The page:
When it comes to dressing yourself, you’ll find that most garments are pretty self-explanatory. Pull tees on over your head, like the torso-hugging tubes they are. Step into pants one leg at a time, or if you’re feeling bold, do both legs at once. Of course, some garments are a bit more difficult. If you’re called upon to purchases a convertible dress as a bridesmaid, all I can say is, watch the videos and do your best – those mothers are tricky as hell.
When it comes to how to put on a corset with hooks by yourself, it might look pretty simple. As long as the back is laced, you just open the busks, wrap the garment around yourself, and pop the pins in the loops in front. Easy peasy! Right?
If you’ve ever tried this, you know it’s about as easy as opening a stuck lid on a jam jar. The amount of pressure produced by a tightened corset makes it all but impossible to hook or unhook on your own. However, it’s not a completely futile task. While a rubber jar opener won’t help you much here, you can learn how to put on a corset with hooks by yourself. Here are a few tips and tricks to get the job done.
If there’s one universal to getting a corset on and off easily, it’s this: loosen the laces. Consider how hard it would be to put your high top Converse on and take them off with the laces tied tight. Maybe not impossible, but certainly impractical. The same basic principle applies here.
While it can be tempting to keep the laces tightened to your desired level of compression and then simply pop the pins in and out of loops for corset wear, this is not only difficult to accomplish (especially when it comes to getting into your corset), but you’re likely to end up harming your garment and/or yourself in the process.
There’s just no getting around the fact that you’ll have to loosen the laces in order to make the space needed to catch or release the busks. In an emergency situation, you could try to undo busks without loosening laces, but it would actually be far more expedient to cut the laces.
How to Put on a Corset with Hooks by Yourself
There’s some contention over the best process for hooking and unhooking busks, and with a bit of trial and error, you’ll find what works well for you. Some say the best option is to hook the middle pin first and then work your way up or down the busks.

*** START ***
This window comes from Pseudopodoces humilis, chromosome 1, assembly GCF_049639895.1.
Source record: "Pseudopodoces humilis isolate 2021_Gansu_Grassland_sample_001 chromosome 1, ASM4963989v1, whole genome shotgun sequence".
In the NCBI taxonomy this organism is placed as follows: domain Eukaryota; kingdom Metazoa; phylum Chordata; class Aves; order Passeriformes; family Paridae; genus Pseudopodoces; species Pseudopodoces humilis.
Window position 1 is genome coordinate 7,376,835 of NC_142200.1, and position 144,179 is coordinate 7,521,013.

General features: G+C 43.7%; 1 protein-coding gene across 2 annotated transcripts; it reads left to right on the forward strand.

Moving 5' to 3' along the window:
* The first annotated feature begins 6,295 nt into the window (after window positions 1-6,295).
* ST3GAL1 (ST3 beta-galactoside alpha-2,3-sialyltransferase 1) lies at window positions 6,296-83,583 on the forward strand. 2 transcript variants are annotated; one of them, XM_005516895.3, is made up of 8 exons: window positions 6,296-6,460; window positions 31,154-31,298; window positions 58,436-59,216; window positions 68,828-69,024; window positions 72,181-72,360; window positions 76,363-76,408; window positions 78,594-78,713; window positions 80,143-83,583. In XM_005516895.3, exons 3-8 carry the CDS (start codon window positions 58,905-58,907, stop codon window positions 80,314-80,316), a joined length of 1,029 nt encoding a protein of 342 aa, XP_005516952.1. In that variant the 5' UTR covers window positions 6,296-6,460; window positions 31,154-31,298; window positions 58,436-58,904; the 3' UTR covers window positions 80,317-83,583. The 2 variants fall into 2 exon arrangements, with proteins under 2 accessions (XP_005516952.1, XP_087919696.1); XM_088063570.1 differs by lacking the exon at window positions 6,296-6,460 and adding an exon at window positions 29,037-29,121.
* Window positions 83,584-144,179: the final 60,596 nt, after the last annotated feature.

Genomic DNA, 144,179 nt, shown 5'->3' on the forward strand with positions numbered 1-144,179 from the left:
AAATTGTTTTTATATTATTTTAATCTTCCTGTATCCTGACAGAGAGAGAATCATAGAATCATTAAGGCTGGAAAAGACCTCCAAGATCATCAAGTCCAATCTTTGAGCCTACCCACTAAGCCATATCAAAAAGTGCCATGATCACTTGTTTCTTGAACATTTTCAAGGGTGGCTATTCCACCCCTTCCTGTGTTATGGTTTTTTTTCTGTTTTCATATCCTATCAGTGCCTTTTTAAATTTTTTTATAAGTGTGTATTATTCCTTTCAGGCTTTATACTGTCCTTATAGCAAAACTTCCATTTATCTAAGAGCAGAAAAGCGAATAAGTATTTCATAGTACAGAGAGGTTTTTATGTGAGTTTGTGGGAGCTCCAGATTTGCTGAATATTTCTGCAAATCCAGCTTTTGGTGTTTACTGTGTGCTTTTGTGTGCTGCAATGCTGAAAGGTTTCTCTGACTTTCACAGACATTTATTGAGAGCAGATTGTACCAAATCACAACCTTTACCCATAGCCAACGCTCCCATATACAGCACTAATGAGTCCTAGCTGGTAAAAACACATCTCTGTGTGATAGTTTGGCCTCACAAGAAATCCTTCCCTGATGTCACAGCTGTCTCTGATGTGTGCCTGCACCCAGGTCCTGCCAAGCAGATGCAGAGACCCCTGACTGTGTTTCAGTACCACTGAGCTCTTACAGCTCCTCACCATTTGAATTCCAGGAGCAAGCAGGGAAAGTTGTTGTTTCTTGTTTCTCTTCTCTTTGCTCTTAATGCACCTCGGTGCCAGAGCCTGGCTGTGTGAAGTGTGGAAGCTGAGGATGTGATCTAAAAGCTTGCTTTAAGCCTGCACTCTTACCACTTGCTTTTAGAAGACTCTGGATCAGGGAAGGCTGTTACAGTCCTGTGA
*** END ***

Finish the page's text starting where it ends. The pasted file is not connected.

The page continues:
This might work fine if you’re wearing an underbust corset, especially one with minimal spring. However, if you have to lock and load your bosom into an overbust model, you’re sure to find that starting at the top is a much better option, as working your way up from the smallest part of your torso is not only difficult, but it could result in spillage at the top that you’d rather avoid.
In truth, it’s easiest to start by hooking the second pin from the top and then working your way down. Pinching the pin side of the busk between your thumb and first two fingers is ideal, as it allows the best leverage to accurately position the pin inside the corresponding loop while you hold the loop side steady. Once you’ve reached the bottom, return to the top to hook the last pin before tightening laces.
A Note on Different Corsets
You may naturally wonder how much to loosen the laces, and it could depend on several factors, including the corset style, the spring, the fabric, and more. While an unforgiving leather corset or a longline, overbust model might require fully expanding the laces, a flexible mesh or shorter, underbust corset may only need minor loosening. You’ll simply have to experiment to find the ideal positioning to put on and take off each garment.
Visual Learner? Watch this Helpful Video
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My name is Rachel, I am the owner of Glamorous Corset, a small business founded by me in 2010. Back In 2005, I was in a car accident that left me with a herniated disk. Much to my surprise I learned steel boned corsets were beneficial to several medical injuries including mine. I was always intrigued with corsetry, their history and their beautiful aesthetic. I love sharing knowledge about corsets, educating my wonderful readers and breaking the negative stigma related to corsetry. In combination with my years of research and personal experience I hope my articles are useful and can help anyone who has struggled with some of the same things I have. More about me…